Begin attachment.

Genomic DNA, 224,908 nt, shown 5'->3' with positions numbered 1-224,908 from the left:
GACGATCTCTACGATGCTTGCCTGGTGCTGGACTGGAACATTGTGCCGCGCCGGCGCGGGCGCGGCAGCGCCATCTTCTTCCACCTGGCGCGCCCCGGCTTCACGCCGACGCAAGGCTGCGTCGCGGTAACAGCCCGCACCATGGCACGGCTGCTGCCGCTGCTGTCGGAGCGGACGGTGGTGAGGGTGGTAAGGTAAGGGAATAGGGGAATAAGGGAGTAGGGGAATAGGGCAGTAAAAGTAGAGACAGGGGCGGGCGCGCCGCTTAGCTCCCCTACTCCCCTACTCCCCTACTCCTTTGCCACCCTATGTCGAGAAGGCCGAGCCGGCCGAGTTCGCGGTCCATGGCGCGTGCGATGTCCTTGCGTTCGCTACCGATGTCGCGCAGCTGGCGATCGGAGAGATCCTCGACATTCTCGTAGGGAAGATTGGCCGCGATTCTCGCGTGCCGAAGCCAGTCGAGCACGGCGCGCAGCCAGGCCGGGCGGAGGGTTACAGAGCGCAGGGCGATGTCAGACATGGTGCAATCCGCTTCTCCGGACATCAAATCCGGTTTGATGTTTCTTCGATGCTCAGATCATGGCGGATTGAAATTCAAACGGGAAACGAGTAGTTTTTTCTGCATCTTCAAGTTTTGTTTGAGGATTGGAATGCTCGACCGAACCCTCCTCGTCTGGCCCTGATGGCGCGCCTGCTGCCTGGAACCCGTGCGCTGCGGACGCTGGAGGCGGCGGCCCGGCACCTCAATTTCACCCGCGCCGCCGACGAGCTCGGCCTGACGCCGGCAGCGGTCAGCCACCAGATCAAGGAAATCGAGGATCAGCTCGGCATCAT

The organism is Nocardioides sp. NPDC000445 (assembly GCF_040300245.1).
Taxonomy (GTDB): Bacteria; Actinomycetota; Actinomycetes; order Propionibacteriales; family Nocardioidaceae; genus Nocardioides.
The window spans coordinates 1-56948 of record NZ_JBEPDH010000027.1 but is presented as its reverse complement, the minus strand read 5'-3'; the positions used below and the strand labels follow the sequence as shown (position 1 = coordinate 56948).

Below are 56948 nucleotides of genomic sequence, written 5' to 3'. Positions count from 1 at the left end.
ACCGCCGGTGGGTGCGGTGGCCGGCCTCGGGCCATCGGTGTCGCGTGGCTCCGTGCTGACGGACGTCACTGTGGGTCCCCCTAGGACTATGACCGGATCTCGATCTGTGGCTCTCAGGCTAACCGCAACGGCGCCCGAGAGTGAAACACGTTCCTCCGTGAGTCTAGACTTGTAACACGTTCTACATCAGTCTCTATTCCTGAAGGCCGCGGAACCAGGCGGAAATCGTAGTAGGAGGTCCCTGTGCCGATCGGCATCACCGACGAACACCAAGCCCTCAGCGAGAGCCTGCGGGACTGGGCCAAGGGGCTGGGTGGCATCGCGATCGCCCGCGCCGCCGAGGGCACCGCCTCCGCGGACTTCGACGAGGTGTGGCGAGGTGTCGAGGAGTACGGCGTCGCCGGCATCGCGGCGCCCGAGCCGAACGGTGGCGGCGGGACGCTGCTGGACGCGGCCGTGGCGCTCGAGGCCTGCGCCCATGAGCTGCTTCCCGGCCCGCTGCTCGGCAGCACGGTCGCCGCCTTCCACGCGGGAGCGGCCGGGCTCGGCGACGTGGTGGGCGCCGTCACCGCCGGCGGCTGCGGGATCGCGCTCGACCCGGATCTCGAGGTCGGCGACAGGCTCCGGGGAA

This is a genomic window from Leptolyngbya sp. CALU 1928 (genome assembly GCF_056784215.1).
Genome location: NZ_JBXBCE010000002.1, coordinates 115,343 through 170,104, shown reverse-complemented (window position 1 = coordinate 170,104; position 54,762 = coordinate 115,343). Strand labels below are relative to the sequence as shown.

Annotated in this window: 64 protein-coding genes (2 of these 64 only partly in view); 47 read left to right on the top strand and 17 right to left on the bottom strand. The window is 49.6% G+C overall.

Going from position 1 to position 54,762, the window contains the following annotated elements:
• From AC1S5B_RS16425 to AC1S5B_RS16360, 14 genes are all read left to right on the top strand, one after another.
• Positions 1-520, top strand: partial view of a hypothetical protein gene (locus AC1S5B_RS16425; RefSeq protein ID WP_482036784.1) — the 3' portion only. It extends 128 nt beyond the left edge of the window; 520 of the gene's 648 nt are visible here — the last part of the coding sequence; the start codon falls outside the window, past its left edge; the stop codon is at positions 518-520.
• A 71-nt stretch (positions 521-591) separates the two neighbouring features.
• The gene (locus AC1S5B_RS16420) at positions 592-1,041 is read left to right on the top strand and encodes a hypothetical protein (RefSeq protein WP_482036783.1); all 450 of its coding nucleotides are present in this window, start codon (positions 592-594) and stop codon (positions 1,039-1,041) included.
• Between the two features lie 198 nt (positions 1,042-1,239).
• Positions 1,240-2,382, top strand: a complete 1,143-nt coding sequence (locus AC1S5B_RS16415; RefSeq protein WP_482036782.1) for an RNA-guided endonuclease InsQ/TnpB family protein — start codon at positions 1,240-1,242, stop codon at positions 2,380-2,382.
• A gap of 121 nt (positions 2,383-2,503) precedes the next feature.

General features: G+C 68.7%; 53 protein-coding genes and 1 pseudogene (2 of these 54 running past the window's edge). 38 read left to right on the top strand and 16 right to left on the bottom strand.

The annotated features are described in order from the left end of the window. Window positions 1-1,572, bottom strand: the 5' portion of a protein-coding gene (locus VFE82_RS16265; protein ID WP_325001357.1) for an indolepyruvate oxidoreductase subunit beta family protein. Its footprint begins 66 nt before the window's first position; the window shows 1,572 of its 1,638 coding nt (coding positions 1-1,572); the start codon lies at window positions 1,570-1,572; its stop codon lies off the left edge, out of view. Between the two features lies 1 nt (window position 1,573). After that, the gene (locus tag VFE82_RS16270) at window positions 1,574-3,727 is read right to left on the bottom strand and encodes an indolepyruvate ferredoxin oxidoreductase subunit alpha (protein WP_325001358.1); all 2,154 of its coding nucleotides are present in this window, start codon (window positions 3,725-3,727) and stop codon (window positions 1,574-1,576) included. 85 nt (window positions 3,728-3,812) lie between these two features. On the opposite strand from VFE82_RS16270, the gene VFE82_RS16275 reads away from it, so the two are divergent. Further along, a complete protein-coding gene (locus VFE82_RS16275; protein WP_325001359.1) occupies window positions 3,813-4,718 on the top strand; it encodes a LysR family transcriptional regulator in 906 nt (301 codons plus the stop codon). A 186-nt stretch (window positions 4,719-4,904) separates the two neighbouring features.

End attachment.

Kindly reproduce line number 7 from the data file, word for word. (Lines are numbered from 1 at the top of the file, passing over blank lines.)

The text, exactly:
ACCGCCGGTGGGTGCGGTGGCCGGCCTCGGGCCATCGGTGTCGCGTGGCTCCGTGCTGACGGACGTCACTGTGGGTCCCCCTAGGACTATGACCGGATCTCGATCTGTGGCTCTCAGGCTAACCGCAACGGCGCCCGAGAGTGAAACACGTTCCTCCGTGAGTCTAGACTTGTAACACGTTCTACATCAGTCTCTATTCCTGAAGGCCGCGGAACCAGGCGGAAATCGTAGTAGGAGGTCCCTGTGCCGATCGGCATCACCGACGAACACCAAGCCCTCAGCGAGAGCCTGCGGGACTGGGCCAAGGGGCTGGGTGGCATCGCGATCGCCCGCGCCGCCGAGGGCACCGCCTCCGCGGACTTCGACGAGGTGTGGCGAGGTGTCGAGGAGTACGGCGTCGCCGGCATCGCGGCGCCCGAGCCGAACGGTGGCGGCGGGACGCTGCTGGACGCGGCCGTGGCGCTCGAGGCCTGCGCCCATGAGCTGCTTCCCGGCCCGCTGCTCGGCAGCACGGTCGCCGCCTTCCACGCGGGAGCGGCCGGGCTCGGCGACGTGGTGGGCGCCGTCACCGCCGGCGGCTGCGGGATCGCGCTCGACCCGGATCTCGAGGTCGGCGACAGGCTCCGGGGAA